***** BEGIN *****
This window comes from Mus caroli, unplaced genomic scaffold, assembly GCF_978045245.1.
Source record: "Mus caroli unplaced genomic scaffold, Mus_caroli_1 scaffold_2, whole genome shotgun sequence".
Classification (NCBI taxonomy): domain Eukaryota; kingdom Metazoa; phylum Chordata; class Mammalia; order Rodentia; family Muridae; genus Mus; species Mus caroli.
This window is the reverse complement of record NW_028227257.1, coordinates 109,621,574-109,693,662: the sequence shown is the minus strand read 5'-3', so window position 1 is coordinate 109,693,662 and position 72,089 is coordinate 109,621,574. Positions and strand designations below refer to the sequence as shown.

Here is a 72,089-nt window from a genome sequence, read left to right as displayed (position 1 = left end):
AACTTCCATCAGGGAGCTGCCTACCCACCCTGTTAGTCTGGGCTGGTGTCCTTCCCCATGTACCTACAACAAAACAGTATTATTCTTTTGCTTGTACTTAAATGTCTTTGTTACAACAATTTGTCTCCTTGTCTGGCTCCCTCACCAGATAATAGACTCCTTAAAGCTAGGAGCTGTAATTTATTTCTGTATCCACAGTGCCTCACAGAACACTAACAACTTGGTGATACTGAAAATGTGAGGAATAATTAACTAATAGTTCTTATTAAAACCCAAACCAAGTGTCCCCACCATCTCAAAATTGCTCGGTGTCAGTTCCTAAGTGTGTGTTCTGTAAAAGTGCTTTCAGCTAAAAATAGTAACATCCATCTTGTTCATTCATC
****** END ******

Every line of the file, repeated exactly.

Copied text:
This window comes from Mus caroli, unplaced genomic scaffold, assembly GCF_978045245.1.
Source record: "Mus caroli unplaced genomic scaffold, Mus_caroli_1 scaffold_2, whole genome shotgun sequence".
Classification (NCBI taxonomy): domain Eukaryota; kingdom Metazoa; phylum Chordata; class Mammalia; order Rodentia; family Muridae; genus Mus; species Mus caroli.
This window is the reverse complement of record NW_028227257.1, coordinates 109,621,574-109,693,662: the sequence shown is the minus strand read 5'-3', so window position 1 is coordinate 109,693,662 and position 72,089 is coordinate 109,621,574. Positions and strand designations below refer to the sequence as shown.

Here is a 72,089-nt window from a genome sequence, read left to right as displayed (position 1 = left end):
AACTTCCATCAGGGAGCTGCCTACCCACCCTGTTAGTCTGGGCTGGTGTCCTTCCCCATGTACCTACAACAAAACAGTATTATTCTTTTGCTTGTACTTAAATGTCTTTGTTACAACAATTTGTCTCCTTGTCTGGCTCCCTCACCAGATAATAGACTCCTTAAAGCTAGGAGCTGTAATTTATTTCTGTATCCACAGTGCCTCACAGAACACTAACAACTTGGTGATACTGAAAATGTGAGGAATAATTAACTAATAGTTCTTATTAAAACCCAAACCAAGTGTCCCCACCATCTCAAAATTGCTCGGTGTCAGTTCCTAAGTGTGTGTTCTGTAAAAGTGCTTTCAGCTAAAAATAGTAACATCCATCTTGTTCATTCATC